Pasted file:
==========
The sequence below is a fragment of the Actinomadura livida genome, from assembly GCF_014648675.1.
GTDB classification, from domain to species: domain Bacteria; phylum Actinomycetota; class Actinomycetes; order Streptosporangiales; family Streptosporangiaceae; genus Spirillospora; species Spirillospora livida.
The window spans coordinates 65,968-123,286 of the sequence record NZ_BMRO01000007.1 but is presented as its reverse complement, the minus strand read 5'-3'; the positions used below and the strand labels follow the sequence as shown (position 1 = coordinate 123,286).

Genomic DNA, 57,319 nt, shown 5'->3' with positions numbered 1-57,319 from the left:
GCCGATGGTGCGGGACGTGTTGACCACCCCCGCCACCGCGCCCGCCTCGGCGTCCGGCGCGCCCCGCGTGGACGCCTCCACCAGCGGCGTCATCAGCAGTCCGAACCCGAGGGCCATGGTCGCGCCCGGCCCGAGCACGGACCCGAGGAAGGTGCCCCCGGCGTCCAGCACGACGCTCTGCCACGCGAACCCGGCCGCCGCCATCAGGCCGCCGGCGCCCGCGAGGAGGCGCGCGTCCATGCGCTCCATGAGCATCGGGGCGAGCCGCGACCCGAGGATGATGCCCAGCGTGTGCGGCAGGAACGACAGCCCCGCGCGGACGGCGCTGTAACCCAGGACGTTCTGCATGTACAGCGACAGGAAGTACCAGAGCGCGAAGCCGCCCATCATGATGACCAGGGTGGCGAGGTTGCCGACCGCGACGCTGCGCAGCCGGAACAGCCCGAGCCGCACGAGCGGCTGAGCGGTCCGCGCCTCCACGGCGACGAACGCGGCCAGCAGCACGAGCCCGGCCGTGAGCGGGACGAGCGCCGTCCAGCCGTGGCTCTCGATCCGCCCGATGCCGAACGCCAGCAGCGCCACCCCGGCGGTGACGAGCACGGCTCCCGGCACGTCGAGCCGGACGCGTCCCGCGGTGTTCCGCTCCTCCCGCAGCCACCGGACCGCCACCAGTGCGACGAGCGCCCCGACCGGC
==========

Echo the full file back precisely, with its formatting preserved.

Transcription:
The sequence below is a fragment of the Actinomadura livida genome, from assembly GCF_014648675.1.
GTDB classification, from domain to species: domain Bacteria; phylum Actinomycetota; class Actinomycetes; order Streptosporangiales; family Streptosporangiaceae; genus Spirillospora; species Spirillospora livida.
The window spans coordinates 65,968-123,286 of the sequence record NZ_BMRO01000007.1 but is presented as its reverse complement, the minus strand read 5'-3'; the positions used below and the strand labels follow the sequence as shown (position 1 = coordinate 123,286).

Genomic DNA, 57,319 nt, shown 5'->3' with positions numbered 1-57,319 from the left:
GCCGATGGTGCGGGACGTGTTGACCACCCCCGCCACCGCGCCCGCCTCGGCGTCCGGCGCGCCCCGCGTGGACGCCTCCACCAGCGGCGTCATCAGCAGTCCGAACCCGAGGGCCATGGTCGCGCCCGGCCCGAGCACGGACCCGAGGAAGGTGCCCCCGGCGTCCAGCACGACGCTCTGCCACGCGAACCCGGCCGCCGCCATCAGGCCGCCGGCGCCCGCGAGGAGGCGCGCGTCCATGCGCTCCATGAGCATCGGGGCGAGCCGCGACCCGAGGATGATGCCCAGCGTGTGCGGCAGGAACGACAGCCCCGCGCGGACGGCGCTGTAACCCAGGACGTTCTGCATGTACAGCGACAGGAAGTACCAGAGCGCGAAGCCGCCCATCATGATGACCAGGGTGGCGAGGTTGCCGACCGCGACGCTGCGCAGCCGGAACAGCCCGAGCCGCACGAGCGGCTGAGCGGTCCGCGCCTCCACGGCGACGAACGCGGCCAGCAGCACGAGCCCGGCCGTGAGCGGGACGAGCGCCGTCCAGCCGTGGCTCTCGATCCGCCCGATGCCGAACGCCAGCAGCGCCACCCCGGCGGTGACGAGCACGGCTCCCGGCACGTCGAGCCGGACGCGTCCCGCGGTGTTCCGCTCCTCCCGCAGCCACCGGACCGCCACCAGTGCGACGAGCGCCCCGACCGGC